7. Accuracy refers to the agreement of a measured value with an accepted value. Percent error measures accuracy. Precision is the agreement of a set
of measured values with each other. It can be measured by average deviation. 8. Each instrument has an inherent amount of uncertainty in its measurement. Even the most precise measuring device cannot give the actual value because
to do so would require an infinitely precise instrument.
9. A measure of the precision of an instrument is given by its uncertainty. As a good rule of thumb, the uncertainty of a measuring device is 20% of the least count. Recall that the least count is the smallest subdivision given on the measuring device. The uncertainty of the measurement should be given
with the actual measurement, for example, 41.64 ± 0.02cm.
10. Here are some typical uncertainties of various laboratory
instruments:
Here's an example. The uncertainty of all measurements made with a meter stick whose smallest division (least count) is one millimeter is 20% of 1mm or 0.02 cm. Say you use the meter stick to measure a metal rod and find that the rod is between 10.2 cm and 10.3 cm. You may think that the rod is closer to 10.2 cm than it is to 10.3 cm, so you make your best guess that the rod is 10.23 cm in length. Since the uncertainty in the measurement is 0.02cm, you report the length of the rod as 10.23 ± 0.02 cm (0.1023 ± 0.0002 m). When a quantity is graphed, it is common for the uncertainty of that quantity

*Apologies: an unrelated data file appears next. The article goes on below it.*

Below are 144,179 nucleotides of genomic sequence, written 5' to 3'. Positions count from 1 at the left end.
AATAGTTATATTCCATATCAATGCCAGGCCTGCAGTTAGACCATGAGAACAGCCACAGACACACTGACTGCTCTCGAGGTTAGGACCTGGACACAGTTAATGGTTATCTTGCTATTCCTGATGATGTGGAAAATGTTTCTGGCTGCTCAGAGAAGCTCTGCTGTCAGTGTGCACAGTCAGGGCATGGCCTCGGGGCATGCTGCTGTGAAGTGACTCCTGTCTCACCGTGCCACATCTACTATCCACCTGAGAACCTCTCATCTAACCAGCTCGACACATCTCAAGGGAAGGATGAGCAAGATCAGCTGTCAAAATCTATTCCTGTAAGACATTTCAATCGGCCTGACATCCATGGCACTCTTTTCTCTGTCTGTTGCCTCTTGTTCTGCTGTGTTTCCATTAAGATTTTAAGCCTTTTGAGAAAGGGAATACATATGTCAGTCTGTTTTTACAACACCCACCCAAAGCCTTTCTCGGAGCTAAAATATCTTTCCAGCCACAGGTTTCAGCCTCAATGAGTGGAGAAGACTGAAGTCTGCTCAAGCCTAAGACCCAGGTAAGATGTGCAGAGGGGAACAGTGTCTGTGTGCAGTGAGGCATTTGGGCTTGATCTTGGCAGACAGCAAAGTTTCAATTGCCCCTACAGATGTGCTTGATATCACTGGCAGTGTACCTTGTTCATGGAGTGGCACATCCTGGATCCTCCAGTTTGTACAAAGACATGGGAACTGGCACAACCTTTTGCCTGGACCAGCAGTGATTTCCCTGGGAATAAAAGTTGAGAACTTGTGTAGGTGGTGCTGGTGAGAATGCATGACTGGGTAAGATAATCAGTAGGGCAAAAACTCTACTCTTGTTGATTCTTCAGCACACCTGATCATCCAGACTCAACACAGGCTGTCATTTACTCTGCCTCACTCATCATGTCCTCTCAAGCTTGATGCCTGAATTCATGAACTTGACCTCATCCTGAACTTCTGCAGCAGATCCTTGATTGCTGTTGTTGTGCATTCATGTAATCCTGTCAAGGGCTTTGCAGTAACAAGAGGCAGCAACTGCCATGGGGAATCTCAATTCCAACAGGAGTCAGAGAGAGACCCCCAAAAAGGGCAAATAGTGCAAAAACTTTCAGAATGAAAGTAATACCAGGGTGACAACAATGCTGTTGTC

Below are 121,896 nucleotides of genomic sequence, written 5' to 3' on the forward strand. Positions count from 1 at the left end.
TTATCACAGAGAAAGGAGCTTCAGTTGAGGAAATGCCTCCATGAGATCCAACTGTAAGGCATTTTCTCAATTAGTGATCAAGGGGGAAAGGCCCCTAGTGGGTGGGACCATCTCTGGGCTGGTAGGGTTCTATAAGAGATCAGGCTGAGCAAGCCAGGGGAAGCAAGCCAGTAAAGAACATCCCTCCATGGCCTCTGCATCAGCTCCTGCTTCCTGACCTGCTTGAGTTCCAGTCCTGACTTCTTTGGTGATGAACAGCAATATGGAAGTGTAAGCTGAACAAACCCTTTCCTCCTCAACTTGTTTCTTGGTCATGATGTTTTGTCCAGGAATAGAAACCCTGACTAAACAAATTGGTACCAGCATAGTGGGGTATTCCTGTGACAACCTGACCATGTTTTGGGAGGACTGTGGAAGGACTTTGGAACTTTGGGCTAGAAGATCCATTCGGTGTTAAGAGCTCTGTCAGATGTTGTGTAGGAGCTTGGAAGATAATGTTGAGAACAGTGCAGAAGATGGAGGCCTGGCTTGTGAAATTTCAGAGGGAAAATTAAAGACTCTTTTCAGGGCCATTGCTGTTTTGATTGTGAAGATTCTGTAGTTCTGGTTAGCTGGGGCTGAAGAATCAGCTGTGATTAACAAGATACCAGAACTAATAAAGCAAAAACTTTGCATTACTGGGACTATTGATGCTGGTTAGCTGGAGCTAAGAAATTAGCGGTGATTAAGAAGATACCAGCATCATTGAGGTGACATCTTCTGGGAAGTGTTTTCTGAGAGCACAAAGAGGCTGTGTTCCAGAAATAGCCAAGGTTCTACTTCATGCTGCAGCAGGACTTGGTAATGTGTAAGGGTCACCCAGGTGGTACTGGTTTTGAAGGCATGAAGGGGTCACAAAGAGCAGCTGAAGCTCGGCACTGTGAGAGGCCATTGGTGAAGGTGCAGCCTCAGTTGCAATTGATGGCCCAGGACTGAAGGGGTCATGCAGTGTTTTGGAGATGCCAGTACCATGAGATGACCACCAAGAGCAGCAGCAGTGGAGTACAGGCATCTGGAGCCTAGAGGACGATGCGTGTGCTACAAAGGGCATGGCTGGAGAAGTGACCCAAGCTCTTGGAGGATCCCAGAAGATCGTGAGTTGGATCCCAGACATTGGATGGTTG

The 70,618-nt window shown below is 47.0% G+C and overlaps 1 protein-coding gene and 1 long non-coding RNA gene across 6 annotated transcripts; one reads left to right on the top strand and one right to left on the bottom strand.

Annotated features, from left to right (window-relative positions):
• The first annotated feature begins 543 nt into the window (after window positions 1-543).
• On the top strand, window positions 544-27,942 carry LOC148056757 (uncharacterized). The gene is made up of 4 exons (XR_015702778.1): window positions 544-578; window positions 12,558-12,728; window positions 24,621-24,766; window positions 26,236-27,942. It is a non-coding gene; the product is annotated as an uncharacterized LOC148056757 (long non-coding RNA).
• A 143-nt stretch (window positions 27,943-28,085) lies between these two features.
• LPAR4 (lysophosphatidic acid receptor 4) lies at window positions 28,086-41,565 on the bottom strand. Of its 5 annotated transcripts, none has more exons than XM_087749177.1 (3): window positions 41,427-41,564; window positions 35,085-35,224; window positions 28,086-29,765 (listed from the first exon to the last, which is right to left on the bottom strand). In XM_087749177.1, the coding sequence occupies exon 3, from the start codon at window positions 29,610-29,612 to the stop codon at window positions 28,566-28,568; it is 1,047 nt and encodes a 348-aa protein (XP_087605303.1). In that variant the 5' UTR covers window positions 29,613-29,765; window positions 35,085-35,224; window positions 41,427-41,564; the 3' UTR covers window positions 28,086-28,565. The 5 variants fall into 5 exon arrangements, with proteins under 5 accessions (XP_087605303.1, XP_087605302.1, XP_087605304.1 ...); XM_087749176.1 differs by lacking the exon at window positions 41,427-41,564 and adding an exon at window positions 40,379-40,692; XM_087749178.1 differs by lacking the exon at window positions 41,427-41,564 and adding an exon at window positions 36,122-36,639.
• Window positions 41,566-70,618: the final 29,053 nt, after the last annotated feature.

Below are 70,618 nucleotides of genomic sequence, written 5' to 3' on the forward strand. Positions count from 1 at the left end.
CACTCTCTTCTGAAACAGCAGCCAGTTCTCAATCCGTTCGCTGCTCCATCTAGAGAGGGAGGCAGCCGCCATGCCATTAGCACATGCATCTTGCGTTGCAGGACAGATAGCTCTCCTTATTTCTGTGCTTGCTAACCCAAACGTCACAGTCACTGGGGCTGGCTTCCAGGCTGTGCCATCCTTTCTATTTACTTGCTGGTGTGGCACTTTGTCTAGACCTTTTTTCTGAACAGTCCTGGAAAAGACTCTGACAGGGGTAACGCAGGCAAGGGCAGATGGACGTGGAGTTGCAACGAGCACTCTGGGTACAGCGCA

to be represented by error bars. 11. Graphs are plotted with the independent (control) variable on the xaxis,
and the dependent (measured) variable on the yaxis. 12. Graphs can show direct (linear), inverse (hyperbolic), periodic (sinusoidal),
quadratic (parabolic), or chaotic relationships. 13. All equations must be dimensionally correct. We use dimensional analysis
(factor labeling) to determine if equations are correct. 14. The number of atoms in one mole of any element or compound is 6.02x10^{23}
which we know as Avogadro's number. 15. The density of a substance is defined as its mass per unit volume. We use
the Greek letter rho, ρ, for density and the equation is ρ = m / V. 16. Some equations that you may remember from Mathematics are A = πr^{2}, C = 2πr, A = 4πr^{2}, V = πr^{2}h, V = 4/3 πr^{3}, and d = vt. Notice that variables in Physics are case sensitive. For example, A is area, but a is acceleration.
Another example, T is temperature, but t is time. 17. We also need to remember SOHCAHTOA to compute the value of unknown
sides
and angles of right triangles.
18. We need these steps to solve any problem in Physics:
(i) read the problem and identify the given variables
(ii) determine what you are asked to solve for